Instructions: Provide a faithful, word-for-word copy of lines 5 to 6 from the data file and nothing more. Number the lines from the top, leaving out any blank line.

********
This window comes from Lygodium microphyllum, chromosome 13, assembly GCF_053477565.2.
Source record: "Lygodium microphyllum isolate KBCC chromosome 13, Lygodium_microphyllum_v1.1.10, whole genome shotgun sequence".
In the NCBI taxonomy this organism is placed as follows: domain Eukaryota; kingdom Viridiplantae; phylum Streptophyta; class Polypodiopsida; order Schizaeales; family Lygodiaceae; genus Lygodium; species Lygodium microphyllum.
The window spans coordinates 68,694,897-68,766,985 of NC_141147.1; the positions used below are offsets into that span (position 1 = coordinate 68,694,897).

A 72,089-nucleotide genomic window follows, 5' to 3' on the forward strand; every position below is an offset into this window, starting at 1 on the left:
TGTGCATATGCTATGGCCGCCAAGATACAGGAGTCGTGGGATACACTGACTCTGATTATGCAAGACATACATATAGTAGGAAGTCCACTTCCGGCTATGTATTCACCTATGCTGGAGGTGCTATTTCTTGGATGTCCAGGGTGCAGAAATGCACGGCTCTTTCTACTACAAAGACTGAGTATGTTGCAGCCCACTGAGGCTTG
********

A 72,089-nucleotide genomic window follows, 5' to 3' on the forward strand; every position below is an offset into this window, starting at 1 on the left:
TGTGCATATGCTATGGCCGCCAAGATACAGGAGTCGTGGGATACACTGACTCTGATTATGCAAGACATACATATAGTAGGAAGTCCACTTCCGGCTATGTATTCACCTATGCTGGAGGTGCTATTTCTTGGATGTCCAGGGTGCAGAAATGCACGGCTCTTTCTACTACAAAGACTGAGTATGTTGCAGCCCACTGAGGCTTG